The leader of the radical left of Podemos announced Monday his surprise departure from a Spanish government in the grip of tensions, in order to stand in the regional elections in Madrid, a very risky bet.
“I am going to run in the May 4 elections in the Madrid region,” said Pablo Iglesias, a 42-year-old former professor of political science in a video posted on social networks which took the country by surprise. “I communicated (to the head of the socialist government) Pedro Sanchez my decision to leave my post in the government when the electoral campaign begins,” he added.
Tensions between the Socialists and Podemos
Founder and number one of Podemos since its creation in 2014, Pablo Iglesias also indicated that the current Minister of Labor Yolanda Diaz would replace him as the party’s candidate during the next legislative elections, scheduled for 2023. A little over a year later the formation of the first coalition government in the country since the end of the Franco dictatorship, this departure is a real political coup in Spain.
He intervenes against a background of growing tensions between the socialists of Pedro Sanchez and Podemos, the two formations that make up this minority executive of which Pablo Iglesias has been one of the four vice-presidents since January 2020.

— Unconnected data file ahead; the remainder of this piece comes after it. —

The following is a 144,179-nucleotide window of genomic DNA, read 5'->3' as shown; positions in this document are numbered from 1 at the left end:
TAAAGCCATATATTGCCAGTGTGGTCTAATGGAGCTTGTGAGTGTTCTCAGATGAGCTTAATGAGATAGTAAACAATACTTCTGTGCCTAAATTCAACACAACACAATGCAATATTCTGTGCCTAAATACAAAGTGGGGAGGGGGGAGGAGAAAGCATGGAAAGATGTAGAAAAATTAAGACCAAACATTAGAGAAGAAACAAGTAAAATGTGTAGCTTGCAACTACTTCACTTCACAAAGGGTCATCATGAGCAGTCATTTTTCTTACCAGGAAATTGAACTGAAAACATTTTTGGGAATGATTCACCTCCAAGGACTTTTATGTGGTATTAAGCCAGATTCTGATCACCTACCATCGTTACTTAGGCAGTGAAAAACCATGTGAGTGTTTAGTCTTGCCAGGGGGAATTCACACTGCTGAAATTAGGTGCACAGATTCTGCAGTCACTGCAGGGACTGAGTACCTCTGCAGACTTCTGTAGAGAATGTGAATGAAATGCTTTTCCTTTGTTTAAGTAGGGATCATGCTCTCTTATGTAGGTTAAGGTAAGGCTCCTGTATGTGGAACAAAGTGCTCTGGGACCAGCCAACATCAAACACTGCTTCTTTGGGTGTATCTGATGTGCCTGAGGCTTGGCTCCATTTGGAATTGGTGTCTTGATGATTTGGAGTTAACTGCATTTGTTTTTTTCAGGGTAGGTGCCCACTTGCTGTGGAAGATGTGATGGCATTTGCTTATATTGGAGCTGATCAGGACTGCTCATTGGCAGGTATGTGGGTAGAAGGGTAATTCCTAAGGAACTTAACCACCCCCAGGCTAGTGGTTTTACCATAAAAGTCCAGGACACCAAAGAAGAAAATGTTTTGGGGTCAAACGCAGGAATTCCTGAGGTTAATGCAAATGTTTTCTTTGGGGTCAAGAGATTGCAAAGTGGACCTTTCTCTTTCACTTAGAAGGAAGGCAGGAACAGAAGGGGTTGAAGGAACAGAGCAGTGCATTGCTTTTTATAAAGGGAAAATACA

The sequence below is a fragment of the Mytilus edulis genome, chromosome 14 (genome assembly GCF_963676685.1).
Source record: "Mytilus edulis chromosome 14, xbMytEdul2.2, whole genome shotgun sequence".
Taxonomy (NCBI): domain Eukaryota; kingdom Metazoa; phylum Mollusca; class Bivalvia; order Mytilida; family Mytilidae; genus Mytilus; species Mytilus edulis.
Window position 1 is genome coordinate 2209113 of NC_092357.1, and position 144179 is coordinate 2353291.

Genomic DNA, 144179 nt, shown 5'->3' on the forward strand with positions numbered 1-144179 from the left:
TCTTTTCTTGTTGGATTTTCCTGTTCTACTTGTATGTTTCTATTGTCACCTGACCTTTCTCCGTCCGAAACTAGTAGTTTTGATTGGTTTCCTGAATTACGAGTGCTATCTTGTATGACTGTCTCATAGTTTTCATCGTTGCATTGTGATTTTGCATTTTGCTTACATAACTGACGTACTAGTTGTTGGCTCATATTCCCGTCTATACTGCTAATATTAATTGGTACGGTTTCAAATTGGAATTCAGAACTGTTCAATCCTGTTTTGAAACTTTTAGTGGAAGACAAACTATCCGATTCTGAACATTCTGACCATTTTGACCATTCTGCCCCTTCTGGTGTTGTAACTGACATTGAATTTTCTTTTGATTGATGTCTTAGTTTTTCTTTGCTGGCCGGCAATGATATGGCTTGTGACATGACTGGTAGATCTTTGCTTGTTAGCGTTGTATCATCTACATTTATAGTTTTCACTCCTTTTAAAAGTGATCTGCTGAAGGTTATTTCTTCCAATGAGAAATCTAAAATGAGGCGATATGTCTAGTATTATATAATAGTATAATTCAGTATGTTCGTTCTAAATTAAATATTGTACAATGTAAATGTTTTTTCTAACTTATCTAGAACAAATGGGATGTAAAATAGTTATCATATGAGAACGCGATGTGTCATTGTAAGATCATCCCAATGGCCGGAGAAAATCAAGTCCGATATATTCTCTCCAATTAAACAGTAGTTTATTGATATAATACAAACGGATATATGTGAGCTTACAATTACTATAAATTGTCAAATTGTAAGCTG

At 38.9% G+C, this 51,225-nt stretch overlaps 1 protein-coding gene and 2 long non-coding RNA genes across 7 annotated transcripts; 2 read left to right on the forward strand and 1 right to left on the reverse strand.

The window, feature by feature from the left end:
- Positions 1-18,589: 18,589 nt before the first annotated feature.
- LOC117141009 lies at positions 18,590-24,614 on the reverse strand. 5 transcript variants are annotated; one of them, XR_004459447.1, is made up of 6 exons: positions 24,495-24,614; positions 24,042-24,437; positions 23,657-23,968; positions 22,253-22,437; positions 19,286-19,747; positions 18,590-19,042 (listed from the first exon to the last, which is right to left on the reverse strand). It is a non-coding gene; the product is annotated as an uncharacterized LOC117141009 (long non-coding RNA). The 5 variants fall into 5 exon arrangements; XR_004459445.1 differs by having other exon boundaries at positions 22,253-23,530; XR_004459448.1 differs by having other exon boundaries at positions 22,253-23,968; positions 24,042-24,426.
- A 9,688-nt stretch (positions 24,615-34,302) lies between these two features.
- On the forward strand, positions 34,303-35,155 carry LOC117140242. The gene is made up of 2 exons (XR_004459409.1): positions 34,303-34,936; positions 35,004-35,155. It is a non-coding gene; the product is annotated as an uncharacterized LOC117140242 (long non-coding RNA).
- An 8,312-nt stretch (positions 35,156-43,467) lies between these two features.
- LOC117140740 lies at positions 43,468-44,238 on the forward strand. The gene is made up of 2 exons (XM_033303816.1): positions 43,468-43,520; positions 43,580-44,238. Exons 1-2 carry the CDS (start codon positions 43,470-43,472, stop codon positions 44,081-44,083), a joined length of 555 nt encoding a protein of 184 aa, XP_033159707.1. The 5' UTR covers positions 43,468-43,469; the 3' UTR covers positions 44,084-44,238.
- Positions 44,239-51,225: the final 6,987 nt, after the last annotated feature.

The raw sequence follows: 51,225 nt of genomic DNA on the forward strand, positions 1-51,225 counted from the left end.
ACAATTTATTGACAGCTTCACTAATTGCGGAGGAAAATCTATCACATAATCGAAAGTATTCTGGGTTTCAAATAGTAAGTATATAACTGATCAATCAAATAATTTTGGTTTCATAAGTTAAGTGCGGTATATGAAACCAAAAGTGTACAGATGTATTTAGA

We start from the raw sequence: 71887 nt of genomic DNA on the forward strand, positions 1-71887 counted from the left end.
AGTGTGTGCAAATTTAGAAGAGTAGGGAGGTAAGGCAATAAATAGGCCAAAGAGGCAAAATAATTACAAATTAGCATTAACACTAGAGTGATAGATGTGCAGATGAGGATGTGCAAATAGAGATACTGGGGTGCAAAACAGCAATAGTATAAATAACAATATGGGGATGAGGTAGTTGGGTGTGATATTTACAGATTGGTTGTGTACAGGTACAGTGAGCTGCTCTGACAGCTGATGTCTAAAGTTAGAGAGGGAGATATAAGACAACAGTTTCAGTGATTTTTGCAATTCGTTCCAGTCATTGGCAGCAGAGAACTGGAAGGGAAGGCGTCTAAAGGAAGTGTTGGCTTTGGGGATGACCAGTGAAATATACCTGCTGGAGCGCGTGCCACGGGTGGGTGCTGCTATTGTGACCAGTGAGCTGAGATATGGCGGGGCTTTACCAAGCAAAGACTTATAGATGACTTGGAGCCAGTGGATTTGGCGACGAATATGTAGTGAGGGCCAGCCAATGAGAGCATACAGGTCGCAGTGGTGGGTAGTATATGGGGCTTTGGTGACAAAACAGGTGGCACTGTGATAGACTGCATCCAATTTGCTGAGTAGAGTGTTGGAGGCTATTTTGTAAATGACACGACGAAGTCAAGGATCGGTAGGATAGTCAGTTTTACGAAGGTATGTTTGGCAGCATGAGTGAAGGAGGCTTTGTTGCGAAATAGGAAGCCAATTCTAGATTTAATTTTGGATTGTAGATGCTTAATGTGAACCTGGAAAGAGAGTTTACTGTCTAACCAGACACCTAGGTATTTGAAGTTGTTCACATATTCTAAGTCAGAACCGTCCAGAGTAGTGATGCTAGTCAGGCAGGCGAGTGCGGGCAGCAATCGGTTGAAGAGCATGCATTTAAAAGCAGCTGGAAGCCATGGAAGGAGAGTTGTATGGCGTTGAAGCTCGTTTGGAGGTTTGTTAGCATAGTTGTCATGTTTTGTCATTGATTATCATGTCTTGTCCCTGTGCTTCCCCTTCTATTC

A divisive figure for the Socialists, the latter had faced the veto of Pedro Sanchez when he entered the government, before the Socialist finally gave in after a new ballot in November 2019.
A risky bet for Iglesias
While Podemos is in decline, this decision is also a very risky bet for Pablo Iglesias who leaves the national political scene without any assurance of taking to the right the richest region of the country that she has ruled for more than 25 years. .
“It’s crazy, the costs are enormous” while “everyone gives the beaten left” in Madrid, judge Anton Losada, political scientist at the University of Santiago de Compostela.
“It’s a strong but politically risky bet. He can lose just as much as Isabel Diaz Ayuso, ”the current president of the region, adds Paloma Roman, professor of political science at the Complutense University of Madrid, the same where Pablo Iglesias taught.
Isabel Diaz Ayuso candidate on the right
A rising figure in the hard right-wing Popular Party, Isabel Diaz Ayuso also created a surprise by breaking off her alliance with the liberal Ciudadanos party last week to call early elections, a decision that redraws the landscape on the right. She said she feared the same fate as the PP in the region of Murcia (south-east), where it was also allied with Ciudadanos.
The liberals have effectively made an about-face in this region to promote a motion of censure against the PP with the socialists in an attempt to eject the conservatives from power. With the arrival of Pablo Iglesias, the regional election in Madrid strengthens its national dimension.